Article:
A Trevor Dann's Company production for BBC Radio 3.

Writer David Hepworth asks, 'Are DJs doomed?'

Essays from leading writers on arts, history, philosophy, science, religion and beyond.

04Are Djs Doomed?2017121420190314 (R3)

Writer David Hepworth on pop music's struggles with authenticity.

4/5. Streaming music means that the people listening have just as many records as the people running the radio stations. So is the radio DJ is going the way of the blacksmith while the club DJ flourishes?

A Trevor Dann's Company production for BBC Radio 3.

Writer David Hepworth asks, 'Are DJs doomed?'

Essays from leading writers on arts, history, philosophy, science, religion and beyond.

05The rock'n'roll funeral2017121520190315 (R3)

Writer David Hepworth on pop music's struggles with authenticity.

5/5. Recently David was asked to programme the music for the wake after the funeral of a colleague. Now he wonders whether, despite the public demand for Robbie Williams' Angels and Frank Sinatra's My Way, pop music really has any place in the great ceremonies of life and death.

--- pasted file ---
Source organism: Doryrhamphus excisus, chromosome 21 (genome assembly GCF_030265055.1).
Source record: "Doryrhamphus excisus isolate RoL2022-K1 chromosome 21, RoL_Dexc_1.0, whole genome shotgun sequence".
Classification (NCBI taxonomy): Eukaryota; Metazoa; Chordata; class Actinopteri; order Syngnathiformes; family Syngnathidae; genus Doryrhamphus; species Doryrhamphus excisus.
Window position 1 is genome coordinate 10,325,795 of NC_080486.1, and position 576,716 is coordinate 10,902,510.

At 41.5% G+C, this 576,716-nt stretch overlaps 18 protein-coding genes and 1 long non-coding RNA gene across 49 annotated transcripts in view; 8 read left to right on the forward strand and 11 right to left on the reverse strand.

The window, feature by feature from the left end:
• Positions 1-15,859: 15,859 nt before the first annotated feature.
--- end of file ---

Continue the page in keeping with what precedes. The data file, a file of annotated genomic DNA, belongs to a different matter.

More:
A Trevor Dann's Company production for BBC Radio 3.

David Hepworth asks if pop music has any place in the great ceremonies of life and death.

Essays from leading writers on arts, history, philosophy, science, religion and beyond.

05The Rock'n'roll Funeral2017121520190315 (R3)

Writer David Hepworth on pop music's struggles with authenticity.

5/5. Recently David was asked to programme the music for the wake after the funeral of a colleague. Now he wonders whether, despite the public demand for Robbie Williams' Angels and Frank Sinatra's My Way, pop music really has any place in the great ceremonies of life and death.

A Trevor Dann's Company production for BBC Radio 3.

David Hepworth asks if pop music has any place in the great ceremonies of life and death.

Essays from leading writers on arts, history, philosophy, science, religion and beyond.